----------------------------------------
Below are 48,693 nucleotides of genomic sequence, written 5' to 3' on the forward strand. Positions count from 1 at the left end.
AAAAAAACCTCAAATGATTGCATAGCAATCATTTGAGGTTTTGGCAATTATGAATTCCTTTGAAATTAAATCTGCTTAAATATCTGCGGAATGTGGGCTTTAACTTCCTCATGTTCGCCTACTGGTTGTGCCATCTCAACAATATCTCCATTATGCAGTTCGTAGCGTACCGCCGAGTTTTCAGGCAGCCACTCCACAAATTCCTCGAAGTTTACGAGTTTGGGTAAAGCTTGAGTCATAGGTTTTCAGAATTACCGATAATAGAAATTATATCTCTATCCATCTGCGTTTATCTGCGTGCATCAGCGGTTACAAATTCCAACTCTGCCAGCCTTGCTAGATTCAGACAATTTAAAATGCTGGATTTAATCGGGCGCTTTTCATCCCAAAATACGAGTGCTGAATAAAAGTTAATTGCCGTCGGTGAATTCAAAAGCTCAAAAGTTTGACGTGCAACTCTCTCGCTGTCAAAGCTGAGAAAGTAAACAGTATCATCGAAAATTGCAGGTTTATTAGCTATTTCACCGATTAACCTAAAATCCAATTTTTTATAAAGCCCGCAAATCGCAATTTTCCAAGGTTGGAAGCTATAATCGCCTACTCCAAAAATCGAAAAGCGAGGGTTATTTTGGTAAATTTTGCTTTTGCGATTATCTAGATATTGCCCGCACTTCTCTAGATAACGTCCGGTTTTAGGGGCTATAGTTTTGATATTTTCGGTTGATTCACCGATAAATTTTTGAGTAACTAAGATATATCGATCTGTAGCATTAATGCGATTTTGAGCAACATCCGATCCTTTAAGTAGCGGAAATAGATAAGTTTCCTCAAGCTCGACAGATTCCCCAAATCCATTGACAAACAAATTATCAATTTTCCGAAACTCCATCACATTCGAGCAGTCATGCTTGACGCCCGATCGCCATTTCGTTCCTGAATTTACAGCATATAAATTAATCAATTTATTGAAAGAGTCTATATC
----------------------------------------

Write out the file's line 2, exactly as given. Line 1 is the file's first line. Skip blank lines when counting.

AAAAAAACCTCAAATGATTGCATAGCAATCATTTGAGGTTTTGGCAATTATGAATTCCTTTGAAATTAAATCTGCTTAAATATCTGCGGAATGTGGGCTTTAACTTCCTCATGTTCGCCTACTGGTTGTGCCATCTCAACAATATCTCCATTATGCAGTTCGTAGCGTACCGCCGAGTTTTCAGGCAGCCACTCCACAAATTCCTCGAAGTTTACGAGTTTGGGTAAAGCTTGAGTCATAGGTTTTCAGAATTACCGATAATAGAAATTATATCTCTATCCATCTGCGTTTATCTGCGTGCATCAGCGGTTACAAATTCCAACTCTGCCAGCCTTGCTAGATTCAGACAATTTAAAATGCTGGATTTAATCGGGCGCTTTTCATCCCAAAATACGAGTGCTGAATAAAAGTTAATTGCCGTCGGTGAATTCAAAAGCTCAAAAGTTTGACGTGCAACTCTCTCGCTGTCAAAGCTGAGAAAGTAAACAGTATCATCGAAAATTGCAGGTTTATTAGCTATTTCACCGATTAACCTAAAATCCAATTTTTTATAAAGCCCGCAAATCGCAATTTTCCAAGGTTGGAAGCTATAATCGCCTACTCCAAAAATCGAAAAGCGAGGGTTATTTTGGTAAATTTTGCTTTTGCGATTATCTAGATATTGCCCGCACTTCTCTAGATAACGTCCGGTTTTAGGGGCTATAGTTTTGATATTTTCGGTTGATTCACCGATAAATTTTTGAGTAACTAAGATATATCGATCTGTAGCATTAATGCGATTTTGAGCAACATCCGATCCTTTAAGTAGCGGAAATAGATAAGTTTCCTCAAGCTCGACAGATTCCCCAAATCCATTGACAAACAAATTATCAATTTTCCGAAACTCCATCACATTCGAGCAGTCATGCTTGACGCCCGATCGCCATTTCGTTCCTGAATTTACAGCATATAAATTAATCAATTTATTGAAAGAGTCTATATC